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To illustrate the similarities and some basic differences between Mac and iPhone development, you are going to recreate one of the programs you wrote in the last chapter, the modified Hello World application. So as not to confuse the applications, you should give this a different name; how about Show Message . Here is how it is going to look when it is complete (see Figure 4 2). Start by creating the project. Choose the iPhone OS section, then View-based application. Call it Show Message . Once in the Xcode workspace, let s start with a little orientation. This is the same old Xcode Project Workspace window you have seen so far, but there are a couple of differences that you can spot pretty quickly. See Figure 4 3.
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CHAPTER 4: Core iPhone Tools
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Figure 4 2. The completed Show Message application
Figure 4 3. The Project Workspace window for our iPhone application
CHAPTER 4: Core iPhone Tools
In the toolbar you will see that this application is going to be compiled against the iPhone Simulator as a target. Also, we are using the UIKit Framework in place of the normal AppKit Framework. Finally, you will see that you have Controllers and NIB files for the Main View and the Flipside View. This is going to be an iPhone application that has an info button to flip it over. Many iPhone applications use this visually appealing metaphor to show a configuration or About view. Let s see how much it already does. Click on Build and Go. Although you haven t added any code yet, the emulator shows you a working application, including the functionality to flip the application over to see the information screen. To quit the emulator, just choose Quit from the iPhone Simulator menu or press Q. So, onto the code. It makes sense to start with what you had working before, right So let s have a quick reprise of the code in that earlier application (see Listings 4 1 and 4 2).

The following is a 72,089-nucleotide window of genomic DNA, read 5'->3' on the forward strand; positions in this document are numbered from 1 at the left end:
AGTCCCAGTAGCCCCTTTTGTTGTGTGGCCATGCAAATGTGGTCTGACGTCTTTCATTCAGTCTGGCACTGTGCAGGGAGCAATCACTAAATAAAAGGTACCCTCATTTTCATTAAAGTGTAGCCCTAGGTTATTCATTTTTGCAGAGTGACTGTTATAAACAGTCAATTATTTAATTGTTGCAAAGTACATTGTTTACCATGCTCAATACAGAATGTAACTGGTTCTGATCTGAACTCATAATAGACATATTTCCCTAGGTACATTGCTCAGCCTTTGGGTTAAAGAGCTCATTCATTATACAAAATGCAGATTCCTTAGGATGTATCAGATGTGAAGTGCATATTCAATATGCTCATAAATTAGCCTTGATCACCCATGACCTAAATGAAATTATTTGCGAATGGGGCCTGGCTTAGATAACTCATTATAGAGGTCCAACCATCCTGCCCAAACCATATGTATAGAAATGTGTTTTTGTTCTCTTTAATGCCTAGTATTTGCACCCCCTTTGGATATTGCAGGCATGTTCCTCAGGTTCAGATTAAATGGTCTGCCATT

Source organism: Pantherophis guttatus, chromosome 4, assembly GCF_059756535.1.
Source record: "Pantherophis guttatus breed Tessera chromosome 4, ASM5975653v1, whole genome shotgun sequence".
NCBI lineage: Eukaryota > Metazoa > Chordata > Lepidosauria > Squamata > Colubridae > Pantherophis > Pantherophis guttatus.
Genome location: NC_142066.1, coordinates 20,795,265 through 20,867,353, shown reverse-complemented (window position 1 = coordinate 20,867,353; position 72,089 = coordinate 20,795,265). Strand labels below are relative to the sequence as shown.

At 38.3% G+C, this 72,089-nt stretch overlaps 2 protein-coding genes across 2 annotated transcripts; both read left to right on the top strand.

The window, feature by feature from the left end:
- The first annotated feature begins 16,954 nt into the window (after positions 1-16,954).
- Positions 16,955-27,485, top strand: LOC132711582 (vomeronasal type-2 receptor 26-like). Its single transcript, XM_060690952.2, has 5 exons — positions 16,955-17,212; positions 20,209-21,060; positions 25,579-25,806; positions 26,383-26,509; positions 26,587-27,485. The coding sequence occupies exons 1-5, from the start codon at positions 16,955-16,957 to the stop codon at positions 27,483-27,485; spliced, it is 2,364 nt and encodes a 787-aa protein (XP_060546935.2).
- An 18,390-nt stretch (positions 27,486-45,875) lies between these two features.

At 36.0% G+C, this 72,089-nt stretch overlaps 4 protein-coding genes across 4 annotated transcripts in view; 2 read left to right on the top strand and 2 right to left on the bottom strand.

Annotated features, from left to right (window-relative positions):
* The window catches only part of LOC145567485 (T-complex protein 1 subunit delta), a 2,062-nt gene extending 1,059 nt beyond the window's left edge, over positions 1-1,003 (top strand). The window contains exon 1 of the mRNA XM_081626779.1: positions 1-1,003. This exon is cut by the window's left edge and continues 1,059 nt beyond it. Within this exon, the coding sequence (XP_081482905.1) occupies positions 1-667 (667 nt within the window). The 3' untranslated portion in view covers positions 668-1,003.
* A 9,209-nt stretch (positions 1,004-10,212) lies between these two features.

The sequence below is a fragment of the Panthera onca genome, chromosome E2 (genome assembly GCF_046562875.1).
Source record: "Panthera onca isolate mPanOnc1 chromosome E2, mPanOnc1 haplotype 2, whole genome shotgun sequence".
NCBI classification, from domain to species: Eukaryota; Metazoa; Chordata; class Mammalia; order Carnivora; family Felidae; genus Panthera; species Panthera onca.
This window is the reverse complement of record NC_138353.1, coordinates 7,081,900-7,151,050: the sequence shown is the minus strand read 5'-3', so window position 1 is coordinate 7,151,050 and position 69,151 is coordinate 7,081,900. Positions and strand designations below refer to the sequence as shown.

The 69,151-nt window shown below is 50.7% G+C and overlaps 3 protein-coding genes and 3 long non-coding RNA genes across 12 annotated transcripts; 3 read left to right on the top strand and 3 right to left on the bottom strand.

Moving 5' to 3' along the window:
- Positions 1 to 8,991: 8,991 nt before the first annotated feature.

Listing 4 1. HelloController.h #import <Cocoa/Cocoa.h> @interface HelloController : NSObject { IBOutlet NSTextField *destinationTextField; IBOutlet NSTextField *sourceTextField; } - (IBAction)sayHello:(id)sender; @end Listing 4 2. HelloController.m #import "HelloController.h" @implementation HelloController - (IBAction)sayHello:(id)sender { [destinationTextField setStringValue:[sourceTextField stringValue]]; } @end
The code in bold is what you added to the stubs provided by Xcode. So, start by cutting and pasting that code into the corresponding files in your new iPhone application. Make the MainViewController.h file look like Listing 4 3 (you need to add the code in bold):
Listing 4 3. MainViewController.h #import "FlipsideViewController.h" @interface MainViewController : UIViewController <FlipsideViewControllerDelegate> { IBOutlet NSTextField *destinationTextField; IBOutlet NSTextField *sourceTextField; } - (IBAction)showInfo; - (IBAction)sayHello:(id)sender;